I started writing poetry in first grade. Mostly my poems were about how great the Baltimore Orioles baseball team was, and how terrible the New York Yankees were.
I had a crush on my tenth grade drama teacher, Karen Kramer. She suggested I write a play, so I did. It was an abstract, surrealistic one-act called Mort-Free, about how humanity doesn’t need to be unhappy. I have gotten much less profound since then. Mort-Free was performed at the women’s club of a local church, and I was hooked.
When I was seventeen I got an undiagnosed illness and vowed that if I ever got healthy again, I would remember that writing is central to who I am and I should never give it up. Fortunately I did get healthy again, and even though I had some almost penniless years as a writer, I held tight to my dream. Except for that one time when I applied to law school.
In my early to mid twenties I wrote plays that weren’t very good, but then at twenty-eight I wrote a good one called The Deal, about the FBI investigating political corruption in a small town. I wrote several plays after that. Probably my favorite is Sacred Journey, about a homeless Native American man I met on the streets of Brooklyn. I passed by him every day for six months, and then I started talking to him, and he was so intriguing I wrote a play about him that was performed all over the world. One of the most moving moments in my life was when he came to see the first performance in New York. He loved the play so much he ended up coming every night!
Somewhere in there I decided to start writing mystery novels, because I loved reading them. I wrote the Jacob Burns mystery series, with a main character who was a writer, married to an English professor at Adirondack Community College, with two boys aged five and three. At the time I was married to an English professor at ACC with two boys aged five and three. As they say, write what you know!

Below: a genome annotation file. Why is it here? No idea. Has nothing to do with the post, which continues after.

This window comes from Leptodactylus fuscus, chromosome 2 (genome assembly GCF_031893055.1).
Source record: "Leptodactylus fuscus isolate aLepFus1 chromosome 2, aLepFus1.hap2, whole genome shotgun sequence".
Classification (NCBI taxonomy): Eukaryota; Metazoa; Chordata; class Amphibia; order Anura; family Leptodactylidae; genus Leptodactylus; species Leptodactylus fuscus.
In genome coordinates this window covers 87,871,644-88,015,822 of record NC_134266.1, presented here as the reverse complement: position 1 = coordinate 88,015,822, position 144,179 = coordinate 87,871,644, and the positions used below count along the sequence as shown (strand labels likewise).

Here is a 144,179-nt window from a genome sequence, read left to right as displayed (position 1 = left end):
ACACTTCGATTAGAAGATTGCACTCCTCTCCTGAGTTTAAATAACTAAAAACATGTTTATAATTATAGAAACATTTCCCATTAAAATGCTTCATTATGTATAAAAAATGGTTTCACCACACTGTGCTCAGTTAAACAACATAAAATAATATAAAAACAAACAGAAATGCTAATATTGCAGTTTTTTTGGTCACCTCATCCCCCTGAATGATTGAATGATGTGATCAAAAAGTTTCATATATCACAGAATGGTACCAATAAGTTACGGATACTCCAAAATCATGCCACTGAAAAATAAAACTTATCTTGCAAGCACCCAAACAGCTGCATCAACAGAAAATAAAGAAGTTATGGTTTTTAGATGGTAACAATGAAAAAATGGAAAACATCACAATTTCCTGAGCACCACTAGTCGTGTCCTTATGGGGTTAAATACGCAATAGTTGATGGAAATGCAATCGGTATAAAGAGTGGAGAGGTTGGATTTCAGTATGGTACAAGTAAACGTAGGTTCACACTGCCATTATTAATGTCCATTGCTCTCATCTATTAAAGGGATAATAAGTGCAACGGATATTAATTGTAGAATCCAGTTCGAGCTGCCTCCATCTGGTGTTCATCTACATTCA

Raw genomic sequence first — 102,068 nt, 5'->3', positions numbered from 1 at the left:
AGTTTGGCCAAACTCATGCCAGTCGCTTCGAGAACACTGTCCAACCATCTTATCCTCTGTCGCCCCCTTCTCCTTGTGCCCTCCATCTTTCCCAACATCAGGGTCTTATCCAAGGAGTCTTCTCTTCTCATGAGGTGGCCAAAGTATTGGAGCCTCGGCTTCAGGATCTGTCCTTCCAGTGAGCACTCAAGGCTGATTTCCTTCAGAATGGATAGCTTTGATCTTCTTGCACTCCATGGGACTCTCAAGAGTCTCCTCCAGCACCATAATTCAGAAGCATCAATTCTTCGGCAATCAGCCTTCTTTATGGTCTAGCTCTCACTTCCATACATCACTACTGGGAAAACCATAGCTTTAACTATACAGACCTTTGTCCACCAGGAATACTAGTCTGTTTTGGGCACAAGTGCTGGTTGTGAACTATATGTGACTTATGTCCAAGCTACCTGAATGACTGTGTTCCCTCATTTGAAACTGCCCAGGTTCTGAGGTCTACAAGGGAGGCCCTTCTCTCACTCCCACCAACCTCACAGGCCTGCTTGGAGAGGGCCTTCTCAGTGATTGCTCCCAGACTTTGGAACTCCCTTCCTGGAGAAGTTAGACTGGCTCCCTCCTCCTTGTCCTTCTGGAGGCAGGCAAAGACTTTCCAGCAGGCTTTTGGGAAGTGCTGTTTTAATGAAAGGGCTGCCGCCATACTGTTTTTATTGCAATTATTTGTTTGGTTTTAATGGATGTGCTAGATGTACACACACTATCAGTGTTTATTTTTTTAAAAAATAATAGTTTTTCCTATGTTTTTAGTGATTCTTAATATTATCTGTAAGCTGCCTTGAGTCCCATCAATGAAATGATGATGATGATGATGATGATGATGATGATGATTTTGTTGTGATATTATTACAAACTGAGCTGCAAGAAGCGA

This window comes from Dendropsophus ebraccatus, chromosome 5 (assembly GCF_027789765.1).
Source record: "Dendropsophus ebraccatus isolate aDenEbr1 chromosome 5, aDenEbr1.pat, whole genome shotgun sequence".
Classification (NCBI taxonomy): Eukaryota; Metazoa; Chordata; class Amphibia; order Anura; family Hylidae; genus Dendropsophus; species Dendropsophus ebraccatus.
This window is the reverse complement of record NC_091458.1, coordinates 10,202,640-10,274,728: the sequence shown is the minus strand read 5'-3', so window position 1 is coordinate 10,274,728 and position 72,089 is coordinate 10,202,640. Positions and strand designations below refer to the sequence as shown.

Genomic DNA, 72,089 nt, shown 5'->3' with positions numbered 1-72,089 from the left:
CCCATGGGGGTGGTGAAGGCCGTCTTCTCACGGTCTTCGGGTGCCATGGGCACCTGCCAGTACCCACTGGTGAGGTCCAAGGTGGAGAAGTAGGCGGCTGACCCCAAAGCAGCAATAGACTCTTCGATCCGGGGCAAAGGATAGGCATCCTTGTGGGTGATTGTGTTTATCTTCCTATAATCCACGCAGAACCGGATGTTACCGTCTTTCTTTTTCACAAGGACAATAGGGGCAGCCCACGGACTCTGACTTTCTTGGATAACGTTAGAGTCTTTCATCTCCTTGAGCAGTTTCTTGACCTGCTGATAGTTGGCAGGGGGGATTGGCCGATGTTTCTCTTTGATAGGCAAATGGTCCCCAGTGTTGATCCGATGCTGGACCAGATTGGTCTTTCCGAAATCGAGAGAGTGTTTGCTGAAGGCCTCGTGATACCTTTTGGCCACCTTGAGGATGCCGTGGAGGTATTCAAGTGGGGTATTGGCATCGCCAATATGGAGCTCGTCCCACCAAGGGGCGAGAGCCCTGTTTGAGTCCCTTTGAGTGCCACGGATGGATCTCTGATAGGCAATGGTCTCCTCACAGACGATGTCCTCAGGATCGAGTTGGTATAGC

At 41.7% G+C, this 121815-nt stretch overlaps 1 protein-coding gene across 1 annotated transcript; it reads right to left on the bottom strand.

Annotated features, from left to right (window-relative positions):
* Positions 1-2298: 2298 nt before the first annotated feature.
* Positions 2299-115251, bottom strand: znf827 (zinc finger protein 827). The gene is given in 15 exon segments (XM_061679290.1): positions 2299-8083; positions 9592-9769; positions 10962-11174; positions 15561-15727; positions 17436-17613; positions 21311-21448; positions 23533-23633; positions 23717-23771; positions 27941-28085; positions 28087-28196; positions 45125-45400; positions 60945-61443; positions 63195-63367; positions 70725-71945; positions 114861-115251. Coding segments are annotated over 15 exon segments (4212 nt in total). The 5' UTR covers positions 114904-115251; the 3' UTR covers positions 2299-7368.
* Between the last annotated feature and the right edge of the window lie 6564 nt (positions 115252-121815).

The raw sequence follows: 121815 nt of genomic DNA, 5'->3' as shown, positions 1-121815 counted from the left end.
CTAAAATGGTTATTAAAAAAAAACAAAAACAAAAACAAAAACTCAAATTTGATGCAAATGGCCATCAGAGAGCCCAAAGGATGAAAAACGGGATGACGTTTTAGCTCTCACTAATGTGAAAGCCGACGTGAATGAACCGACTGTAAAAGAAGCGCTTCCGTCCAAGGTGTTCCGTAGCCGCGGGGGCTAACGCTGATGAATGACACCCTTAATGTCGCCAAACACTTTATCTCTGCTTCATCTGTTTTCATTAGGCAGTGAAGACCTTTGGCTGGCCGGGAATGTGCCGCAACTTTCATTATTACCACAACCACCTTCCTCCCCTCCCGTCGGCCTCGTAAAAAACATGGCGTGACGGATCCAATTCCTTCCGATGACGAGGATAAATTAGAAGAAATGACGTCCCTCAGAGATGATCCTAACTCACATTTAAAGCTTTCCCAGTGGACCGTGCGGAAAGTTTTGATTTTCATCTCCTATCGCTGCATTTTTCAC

I never really intended to become a TV writer, but somehow or other I got hired to write a freelance episode of Homicide, and then a freelance episode of Law & Order, and before I knew it I was uprooting my family to live in LA, where I’ve been writing for TV for twenty years, on shows like House, Pretty Little Liars, Law & Order, CSI: Miami, JAG, Judging Amy, Women’s Murder Club, The Glades, Medium and Supernatural. I also wrote the movie Drones, produced by Whitewater Films. It’s been quite a journey, working with wonderful talented people, growing as a writer, and sitting on my living room sofa with family and friends watching a show I’ve written and realizing that millions of other people are also watching my words being performed.
Meanwhile my favorite thing to do in life – well, one of them, for sure – is to sit with my feet up and a cup of tea and read a thriller. My favorite genre is psychological thrillers; I consume them like candy. So a couple of years ago I decided I’d try my hand at writing them. It’s been incredibly fun. Collaborating on a TV show is fun too, but sometimes it feels good to just sit in your office – or the coffee shop – and write something that’s all yours, that comes totally from the heart, like The Necklace and Killer Story.
I’m thrilled that The Necklace found such a great publisher in Oceanview Publishing, and that it’s been optioned for the movies by Appian Way and Cartel Pictures, with Leonardo DiCaprio attached as producer. Killer Story comes out from Oceanview in January. My dream is to write a novel a year until I’m 80, and then take it from here.
Not that I’ve stopped writing for TV! I’m currently cowriting a pilot for NBC called 51%, and I’m writing a Hallmark Mystery Movie. The collaborations on both projects have been great.